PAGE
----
Lloyd Douglas Shrader passed away on March 15, 2020 at Brookdale Meadowmount Senior Living Center in Chapel Hill, NC at 84. Born on November 6, 1935 in Bowling Green, Kentucky, he moved with his family to Lynchburg, Virginia, where Doug graduated from Fork Union Military Academy in 1954. He married Anne Royall in 1959 and graduated from Yale College in 1961 and Yale Law School in 1964. After clerking for a Connecticut federal judge, Doug joined the law firm of Goldstein and Peck in 1965 and moved to Westport, Connecticut. In 1971, he became a founding partner of the Connecticut law firm Zeldes, Needle & Cooper, where he practiced until 1998. He then established the boutique firm of Shrader and Knapp, with partner Beverly Knapp, in Westport. Doug retired from the law in 2010, and he and Anne relocated to Chapel Hill. Doug was an accomplished plaintiff’s trial attorney, an early inductee into the American Trial Lawyers Association, and a champion of social justice and civil rights. In the early 1960s he moved, with his wife and children, to Mississippi to help organize voter registration and document human rights abuses. Throughout his life Doug was active in local, state and national Democratic Party politics, eventually serving as state campaign manager for presidential candidate Gary Hart. In retirement, he continued his passion by teaching the popular “The Supreme Court in the Twenty-First Century” course at the Osher Lifelong Learning Institute (OLLI) at Duke University. Doug loved to tell stories, play golf, and watch the New York Giants win on Sundays. Doug joins his beloved wife, Anne, who died in December. He is survived by his daughters, Elizabeth and Ellen, two sons-in-law, four granddaughters and three great-grandchildren. The family plans to hold a memorial service when coronavirus restrictions on travel and gatherings are lifted.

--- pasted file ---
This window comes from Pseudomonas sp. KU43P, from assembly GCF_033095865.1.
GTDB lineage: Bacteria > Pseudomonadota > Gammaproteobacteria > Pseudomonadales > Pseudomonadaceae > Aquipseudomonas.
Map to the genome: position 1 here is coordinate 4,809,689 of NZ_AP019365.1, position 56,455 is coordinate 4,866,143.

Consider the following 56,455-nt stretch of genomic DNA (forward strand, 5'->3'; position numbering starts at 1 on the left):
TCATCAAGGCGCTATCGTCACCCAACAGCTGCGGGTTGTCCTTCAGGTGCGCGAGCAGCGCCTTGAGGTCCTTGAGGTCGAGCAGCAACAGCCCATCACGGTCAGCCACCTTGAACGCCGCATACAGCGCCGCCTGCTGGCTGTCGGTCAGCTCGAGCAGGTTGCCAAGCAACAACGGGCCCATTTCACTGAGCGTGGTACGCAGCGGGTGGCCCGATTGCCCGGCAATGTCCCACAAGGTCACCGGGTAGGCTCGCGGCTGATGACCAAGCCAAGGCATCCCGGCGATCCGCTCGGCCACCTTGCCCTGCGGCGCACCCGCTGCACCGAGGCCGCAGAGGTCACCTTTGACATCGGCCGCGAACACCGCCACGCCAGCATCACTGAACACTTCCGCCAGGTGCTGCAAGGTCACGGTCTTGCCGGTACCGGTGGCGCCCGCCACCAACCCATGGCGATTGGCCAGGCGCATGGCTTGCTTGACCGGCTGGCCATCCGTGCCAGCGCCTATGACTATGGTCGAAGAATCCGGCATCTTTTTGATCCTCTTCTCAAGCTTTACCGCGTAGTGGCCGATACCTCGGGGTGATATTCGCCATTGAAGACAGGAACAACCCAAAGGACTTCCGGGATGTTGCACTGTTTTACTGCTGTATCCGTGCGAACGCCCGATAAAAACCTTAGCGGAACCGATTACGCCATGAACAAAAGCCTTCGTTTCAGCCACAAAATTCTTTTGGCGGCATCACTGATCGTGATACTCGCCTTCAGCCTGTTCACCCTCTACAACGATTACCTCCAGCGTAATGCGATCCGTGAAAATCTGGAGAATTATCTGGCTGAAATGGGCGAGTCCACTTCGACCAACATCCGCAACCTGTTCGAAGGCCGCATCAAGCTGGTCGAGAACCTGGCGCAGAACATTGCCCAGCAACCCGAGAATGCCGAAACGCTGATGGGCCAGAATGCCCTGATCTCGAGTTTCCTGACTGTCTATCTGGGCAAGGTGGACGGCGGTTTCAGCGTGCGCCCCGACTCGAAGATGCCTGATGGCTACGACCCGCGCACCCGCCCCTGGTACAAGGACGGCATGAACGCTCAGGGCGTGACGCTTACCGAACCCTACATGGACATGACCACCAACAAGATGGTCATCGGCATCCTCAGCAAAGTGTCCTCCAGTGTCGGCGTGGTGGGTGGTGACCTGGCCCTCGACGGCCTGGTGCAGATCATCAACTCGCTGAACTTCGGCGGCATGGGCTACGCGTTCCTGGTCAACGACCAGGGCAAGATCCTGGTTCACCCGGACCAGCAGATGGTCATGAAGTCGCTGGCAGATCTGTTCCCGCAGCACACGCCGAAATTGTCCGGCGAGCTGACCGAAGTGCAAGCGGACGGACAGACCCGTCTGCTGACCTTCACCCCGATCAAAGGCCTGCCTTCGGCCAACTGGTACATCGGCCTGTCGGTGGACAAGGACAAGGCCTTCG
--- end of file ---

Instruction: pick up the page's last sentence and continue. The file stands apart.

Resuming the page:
Kenneth Lloyd Wolfe, 81, died May 9, 2020 at Cornwall Manor nursing home after a long struggle with Parkinson’s Disease. He was born in Lebanon, Pennsylvania on February 15, 1939. He graduated from Lebanon High School in 1957 and was named to the Pennsylvania All State Football First Team by the Associated Press in 1960. He also was selected for the National High School All-America Football Team. In 2001, Ken was inducted into the Lebanon School District Hall of Fame. Graduating from Yale University in 1961, Ken helped to lead Yale to its last undefeated and untied season as the team’s starting halfback. He received All-American and All-Ivy recognition for football in 1960. After Yale. Ken served in the U. S. Navy for three years and earned his MBA from The Wharton School of Business in Philadelphia. He returned to central Pennsylvania in 1967 and began his career at Hershey Foods Corporation (The Hershey Company). In 1994, Mr. Wolfe was selected to serve as Chairman and Chief Executive Officer of the company, where he served until his retirement in 2001. Ken also served on the board of directors for numerous other companies, including Bausch & Lomb, Revlon and GPU, Inc. He also served as a member of the board of trustees for both the Hershey Trust Company and Fidelity Investments. Ken is survived by his second wife, Gloria; three children, Arbelyn Wolfe, Pamela Wolfe and Joseph Wolfe; eight grandchildren and one great-grandchild. Mr. Wolfe was predeceased by his first wife and mother to his three children, Ruth Sansone Wolfe, who died in 1992.